Inaugurating the final phase of the discussions, the Kerala High Court judge Justice C K Abdul Raheem maintained that there was nothing essentially amiss about the Islamic Law. However, the Muslim thinkers and scholars should consider if any changes that are concurrent with times but within the limits of the basic principles of Islam were possible at present. Adv. Ahmed Kkutty Puthalath, delivering the presidential address, wondered why those concerned were not ready to grant their dues to the grandchildren, considering that Islam is very clear about the rights of grandchildren. Cherur Abdullah Musliyar, the leader of the Samastha Kerala Jami’atul Ulama, and the moderator of the discussions, said that all Muslim outfits hailed the initiatives and activities of the Justicia.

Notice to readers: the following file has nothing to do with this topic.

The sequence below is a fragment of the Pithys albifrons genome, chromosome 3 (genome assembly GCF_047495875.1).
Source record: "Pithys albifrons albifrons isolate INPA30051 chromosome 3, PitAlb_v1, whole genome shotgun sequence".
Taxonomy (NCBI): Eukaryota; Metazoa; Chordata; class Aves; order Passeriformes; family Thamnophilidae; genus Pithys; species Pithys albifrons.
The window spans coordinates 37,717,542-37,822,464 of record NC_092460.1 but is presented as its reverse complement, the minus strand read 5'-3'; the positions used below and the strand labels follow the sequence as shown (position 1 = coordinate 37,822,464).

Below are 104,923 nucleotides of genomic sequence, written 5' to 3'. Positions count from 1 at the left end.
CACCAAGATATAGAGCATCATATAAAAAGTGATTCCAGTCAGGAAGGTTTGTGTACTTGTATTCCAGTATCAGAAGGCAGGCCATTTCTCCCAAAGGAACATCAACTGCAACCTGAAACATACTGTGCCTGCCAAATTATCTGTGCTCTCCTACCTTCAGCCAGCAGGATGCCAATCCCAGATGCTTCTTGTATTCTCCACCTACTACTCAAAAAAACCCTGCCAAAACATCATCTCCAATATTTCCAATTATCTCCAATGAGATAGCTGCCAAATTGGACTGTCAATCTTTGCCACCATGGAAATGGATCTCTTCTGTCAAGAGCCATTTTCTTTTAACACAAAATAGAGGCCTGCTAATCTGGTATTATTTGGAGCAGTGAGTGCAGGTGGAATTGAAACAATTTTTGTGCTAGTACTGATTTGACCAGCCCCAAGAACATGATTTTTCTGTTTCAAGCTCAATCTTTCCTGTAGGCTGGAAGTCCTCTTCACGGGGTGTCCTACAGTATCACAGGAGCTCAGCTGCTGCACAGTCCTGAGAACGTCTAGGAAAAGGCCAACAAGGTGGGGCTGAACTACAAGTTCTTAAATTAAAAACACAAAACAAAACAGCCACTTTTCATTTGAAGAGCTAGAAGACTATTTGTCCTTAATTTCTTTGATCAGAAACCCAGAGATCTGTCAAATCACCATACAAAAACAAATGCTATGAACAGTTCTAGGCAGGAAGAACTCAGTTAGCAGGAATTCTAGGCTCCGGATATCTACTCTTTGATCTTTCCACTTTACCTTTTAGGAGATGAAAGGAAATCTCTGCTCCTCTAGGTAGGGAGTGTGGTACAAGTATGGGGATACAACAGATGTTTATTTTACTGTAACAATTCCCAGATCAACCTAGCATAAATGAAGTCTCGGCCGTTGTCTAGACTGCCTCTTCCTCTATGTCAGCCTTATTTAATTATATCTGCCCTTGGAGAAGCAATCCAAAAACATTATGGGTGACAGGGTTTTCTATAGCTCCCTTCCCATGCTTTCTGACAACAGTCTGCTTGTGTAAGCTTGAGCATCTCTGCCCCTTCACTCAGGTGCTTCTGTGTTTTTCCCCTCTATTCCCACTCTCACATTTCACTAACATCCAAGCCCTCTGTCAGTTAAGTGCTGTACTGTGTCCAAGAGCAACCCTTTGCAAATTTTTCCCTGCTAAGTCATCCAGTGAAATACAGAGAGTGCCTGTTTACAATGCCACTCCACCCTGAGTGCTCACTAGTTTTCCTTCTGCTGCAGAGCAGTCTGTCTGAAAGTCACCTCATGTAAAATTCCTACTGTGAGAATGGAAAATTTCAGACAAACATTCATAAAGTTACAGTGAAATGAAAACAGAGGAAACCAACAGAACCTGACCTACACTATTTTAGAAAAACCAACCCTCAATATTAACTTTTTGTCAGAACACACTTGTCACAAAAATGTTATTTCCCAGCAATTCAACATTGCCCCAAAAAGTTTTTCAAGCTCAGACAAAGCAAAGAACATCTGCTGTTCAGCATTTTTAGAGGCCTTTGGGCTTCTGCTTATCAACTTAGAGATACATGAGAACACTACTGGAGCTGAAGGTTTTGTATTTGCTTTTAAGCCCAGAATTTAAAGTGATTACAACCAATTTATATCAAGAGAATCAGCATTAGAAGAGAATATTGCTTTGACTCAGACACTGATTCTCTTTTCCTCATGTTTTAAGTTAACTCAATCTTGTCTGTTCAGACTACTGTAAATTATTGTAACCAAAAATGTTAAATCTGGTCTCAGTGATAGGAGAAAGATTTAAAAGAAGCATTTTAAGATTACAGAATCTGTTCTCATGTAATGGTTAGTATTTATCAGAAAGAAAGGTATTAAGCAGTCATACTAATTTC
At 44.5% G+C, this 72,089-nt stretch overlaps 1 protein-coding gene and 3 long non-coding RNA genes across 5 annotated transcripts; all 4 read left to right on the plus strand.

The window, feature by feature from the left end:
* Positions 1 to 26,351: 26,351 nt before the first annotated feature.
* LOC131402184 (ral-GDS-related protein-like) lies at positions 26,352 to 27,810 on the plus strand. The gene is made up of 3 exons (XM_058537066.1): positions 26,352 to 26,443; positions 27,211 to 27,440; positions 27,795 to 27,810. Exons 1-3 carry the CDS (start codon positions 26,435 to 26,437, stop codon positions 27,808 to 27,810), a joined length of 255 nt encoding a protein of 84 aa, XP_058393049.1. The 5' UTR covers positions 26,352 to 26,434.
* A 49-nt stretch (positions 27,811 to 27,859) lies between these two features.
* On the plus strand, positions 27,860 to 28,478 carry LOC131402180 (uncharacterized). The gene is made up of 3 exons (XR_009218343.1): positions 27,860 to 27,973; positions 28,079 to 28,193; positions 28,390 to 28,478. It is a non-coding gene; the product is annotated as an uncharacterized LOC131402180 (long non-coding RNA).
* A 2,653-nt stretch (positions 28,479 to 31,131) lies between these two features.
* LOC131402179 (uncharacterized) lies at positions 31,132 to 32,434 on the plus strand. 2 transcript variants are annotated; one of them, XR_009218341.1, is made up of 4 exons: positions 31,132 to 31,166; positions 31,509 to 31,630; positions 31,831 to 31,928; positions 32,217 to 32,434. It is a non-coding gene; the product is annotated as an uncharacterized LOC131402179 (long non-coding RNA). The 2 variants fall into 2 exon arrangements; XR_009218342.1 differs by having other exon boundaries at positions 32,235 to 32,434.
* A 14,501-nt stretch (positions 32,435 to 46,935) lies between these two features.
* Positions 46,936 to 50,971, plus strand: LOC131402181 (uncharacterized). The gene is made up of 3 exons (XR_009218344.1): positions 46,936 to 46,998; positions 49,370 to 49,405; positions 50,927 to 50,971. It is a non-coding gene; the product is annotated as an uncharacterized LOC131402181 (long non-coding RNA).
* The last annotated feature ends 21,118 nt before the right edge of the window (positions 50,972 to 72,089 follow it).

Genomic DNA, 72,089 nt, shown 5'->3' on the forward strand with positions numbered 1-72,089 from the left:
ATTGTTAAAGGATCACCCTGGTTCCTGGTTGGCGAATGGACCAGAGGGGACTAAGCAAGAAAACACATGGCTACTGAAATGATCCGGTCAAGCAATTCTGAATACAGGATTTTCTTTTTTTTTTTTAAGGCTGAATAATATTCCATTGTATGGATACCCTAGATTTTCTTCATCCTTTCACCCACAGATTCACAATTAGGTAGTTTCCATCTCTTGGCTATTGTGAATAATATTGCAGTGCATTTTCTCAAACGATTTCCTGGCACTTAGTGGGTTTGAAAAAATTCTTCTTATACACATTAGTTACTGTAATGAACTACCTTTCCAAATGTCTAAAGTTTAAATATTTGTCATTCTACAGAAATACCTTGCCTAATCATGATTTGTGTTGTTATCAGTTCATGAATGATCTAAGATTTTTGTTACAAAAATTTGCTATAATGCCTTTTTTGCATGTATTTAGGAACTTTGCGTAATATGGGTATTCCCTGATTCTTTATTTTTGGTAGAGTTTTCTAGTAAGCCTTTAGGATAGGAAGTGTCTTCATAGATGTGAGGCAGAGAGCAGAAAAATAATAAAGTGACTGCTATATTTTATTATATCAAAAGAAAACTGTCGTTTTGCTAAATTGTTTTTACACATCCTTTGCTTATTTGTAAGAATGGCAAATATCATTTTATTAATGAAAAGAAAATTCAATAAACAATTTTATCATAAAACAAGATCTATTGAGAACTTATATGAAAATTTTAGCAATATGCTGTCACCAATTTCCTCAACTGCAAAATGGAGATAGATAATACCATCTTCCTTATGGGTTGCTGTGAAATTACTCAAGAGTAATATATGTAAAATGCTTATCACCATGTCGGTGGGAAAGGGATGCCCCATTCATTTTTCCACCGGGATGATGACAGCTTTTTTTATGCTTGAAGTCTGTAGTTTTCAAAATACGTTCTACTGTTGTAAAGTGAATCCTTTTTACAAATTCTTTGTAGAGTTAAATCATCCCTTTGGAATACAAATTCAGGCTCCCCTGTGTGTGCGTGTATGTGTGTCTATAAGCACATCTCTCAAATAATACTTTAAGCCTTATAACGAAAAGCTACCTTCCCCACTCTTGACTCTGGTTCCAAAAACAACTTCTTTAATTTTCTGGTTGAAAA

Presenting a paper on ‘The law of inheritance in Islam’, the Director, Research Centre Al Jamia Al Islamia, said, “Some fair-minded people, like the Westerners, think that Islam is not fair to women. One of the reasons they point out for this is the issue of inheritance. Their claim is that women only get half the share of the property that men get. This is however not true. The least one can say is that in some cases women can get twice as much as men get. When both sons and daughters are the heirs of a father, women get twice as much as the share of men. For instance, if the deceased has only a son and a daughter and has property worth of 3 lakh rupees, 2 lakhs goes to the son and one to the daughter. It is not all over yet. Who has the responsibility of looking after the sister? The brother has the responsibility of taking care of her accommodation, food, clothes, treatment, education and other essential needs. That is to say, the sister ends up being a partner in the share of the brother. The brother, on the other hand, has no partnership whatsoever in the share of the property of his sister. As far as the brother is concerned, his household expenses are apart from all these. Besides, if there is any sick and financially weak mother, maternal uncle, grandfather or paternal uncle, he has the responsibility of their maintenance as well. In other words, when his sister becomes the partner in his property, his share is effectively reduced to one lakh, while the sister’s share effectively goes up to two lakhs”. Presenting a paper on ‘The Law of Inheritance in Mohammedan Law’, Advocate M M Aliyar pointed out that the British used to give precedence to the customs in their legal proceedings. Therefore they used to pass judgment on the basis of customs of Muslims who used to practise some Hindu traditions in their daily lives.